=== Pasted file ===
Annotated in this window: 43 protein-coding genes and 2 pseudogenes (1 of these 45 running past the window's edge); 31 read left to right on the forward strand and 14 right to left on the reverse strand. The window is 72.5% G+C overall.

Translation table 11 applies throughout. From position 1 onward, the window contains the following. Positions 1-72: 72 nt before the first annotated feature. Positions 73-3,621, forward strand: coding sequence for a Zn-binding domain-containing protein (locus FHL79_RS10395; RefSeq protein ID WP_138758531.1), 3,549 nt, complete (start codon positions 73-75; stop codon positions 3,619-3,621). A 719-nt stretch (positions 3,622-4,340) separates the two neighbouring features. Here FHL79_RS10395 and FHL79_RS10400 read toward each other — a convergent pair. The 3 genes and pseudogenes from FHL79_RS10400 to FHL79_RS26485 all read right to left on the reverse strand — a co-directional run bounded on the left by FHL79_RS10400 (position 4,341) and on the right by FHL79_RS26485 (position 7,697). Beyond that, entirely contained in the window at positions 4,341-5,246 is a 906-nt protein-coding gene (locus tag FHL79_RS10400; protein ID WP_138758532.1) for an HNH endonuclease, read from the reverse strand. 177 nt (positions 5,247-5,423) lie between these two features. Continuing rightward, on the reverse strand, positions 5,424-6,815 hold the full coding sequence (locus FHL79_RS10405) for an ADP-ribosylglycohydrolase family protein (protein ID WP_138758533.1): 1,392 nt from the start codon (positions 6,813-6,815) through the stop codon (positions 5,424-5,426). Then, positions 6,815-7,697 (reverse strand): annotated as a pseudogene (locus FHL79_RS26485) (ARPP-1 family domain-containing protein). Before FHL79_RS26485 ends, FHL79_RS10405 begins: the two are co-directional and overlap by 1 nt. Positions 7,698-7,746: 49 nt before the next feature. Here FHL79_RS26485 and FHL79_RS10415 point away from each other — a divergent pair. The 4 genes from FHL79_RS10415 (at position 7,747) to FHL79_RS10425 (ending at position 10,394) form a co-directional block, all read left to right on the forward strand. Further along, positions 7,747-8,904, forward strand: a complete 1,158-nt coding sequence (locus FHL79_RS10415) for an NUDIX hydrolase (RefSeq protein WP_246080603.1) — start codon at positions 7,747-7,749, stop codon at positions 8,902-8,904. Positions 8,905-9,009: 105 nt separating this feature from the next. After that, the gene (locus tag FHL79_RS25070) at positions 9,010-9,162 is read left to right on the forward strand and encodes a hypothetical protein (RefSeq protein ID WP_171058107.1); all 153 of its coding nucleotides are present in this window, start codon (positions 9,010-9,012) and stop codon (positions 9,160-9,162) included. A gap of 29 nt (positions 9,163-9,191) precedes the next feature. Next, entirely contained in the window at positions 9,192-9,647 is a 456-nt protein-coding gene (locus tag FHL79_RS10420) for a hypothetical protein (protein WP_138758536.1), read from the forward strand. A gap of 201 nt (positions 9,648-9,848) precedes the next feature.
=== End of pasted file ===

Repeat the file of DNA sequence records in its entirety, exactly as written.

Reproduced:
Annotated in this window: 43 protein-coding genes and 2 pseudogenes (1 of these 45 running past the window's edge); 31 read left to right on the forward strand and 14 right to left on the reverse strand. The window is 72.5% G+C overall.

Translation table 11 applies throughout. From position 1 onward, the window contains the following. Positions 1-72: 72 nt before the first annotated feature. Positions 73-3,621, forward strand: coding sequence for a Zn-binding domain-containing protein (locus FHL79_RS10395; RefSeq protein ID WP_138758531.1), 3,549 nt, complete (start codon positions 73-75; stop codon positions 3,619-3,621). A 719-nt stretch (positions 3,622-4,340) separates the two neighbouring features. Here FHL79_RS10395 and FHL79_RS10400 read toward each other — a convergent pair. The 3 genes and pseudogenes from FHL79_RS10400 to FHL79_RS26485 all read right to left on the reverse strand — a co-directional run bounded on the left by FHL79_RS10400 (position 4,341) and on the right by FHL79_RS26485 (position 7,697). Beyond that, entirely contained in the window at positions 4,341-5,246 is a 906-nt protein-coding gene (locus tag FHL79_RS10400; protein ID WP_138758532.1) for an HNH endonuclease, read from the reverse strand. 177 nt (positions 5,247-5,423) lie between these two features. Continuing rightward, on the reverse strand, positions 5,424-6,815 hold the full coding sequence (locus FHL79_RS10405) for an ADP-ribosylglycohydrolase family protein (protein ID WP_138758533.1): 1,392 nt from the start codon (positions 6,813-6,815) through the stop codon (positions 5,424-5,426). Then, positions 6,815-7,697 (reverse strand): annotated as a pseudogene (locus FHL79_RS26485) (ARPP-1 family domain-containing protein). Before FHL79_RS26485 ends, FHL79_RS10405 begins: the two are co-directional and overlap by 1 nt. Positions 7,698-7,746: 49 nt before the next feature. Here FHL79_RS26485 and FHL79_RS10415 point away from each other — a divergent pair. The 4 genes from FHL79_RS10415 (at position 7,747) to FHL79_RS10425 (ending at position 10,394) form a co-directional block, all read left to right on the forward strand. Further along, positions 7,747-8,904, forward strand: a complete 1,158-nt coding sequence (locus FHL79_RS10415) for an NUDIX hydrolase (RefSeq protein WP_246080603.1) — start codon at positions 7,747-7,749, stop codon at positions 8,902-8,904. Positions 8,905-9,009: 105 nt separating this feature from the next. After that, the gene (locus tag FHL79_RS25070) at positions 9,010-9,162 is read left to right on the forward strand and encodes a hypothetical protein (RefSeq protein ID WP_171058107.1); all 153 of its coding nucleotides are present in this window, start codon (positions 9,010-9,012) and stop codon (positions 9,160-9,162) included. A gap of 29 nt (positions 9,163-9,191) precedes the next feature. Next, entirely contained in the window at positions 9,192-9,647 is a 456-nt protein-coding gene (locus tag FHL79_RS10420) for a hypothetical protein (protein WP_138758536.1), read from the forward strand. A gap of 201 nt (positions 9,648-9,848) precedes the next feature.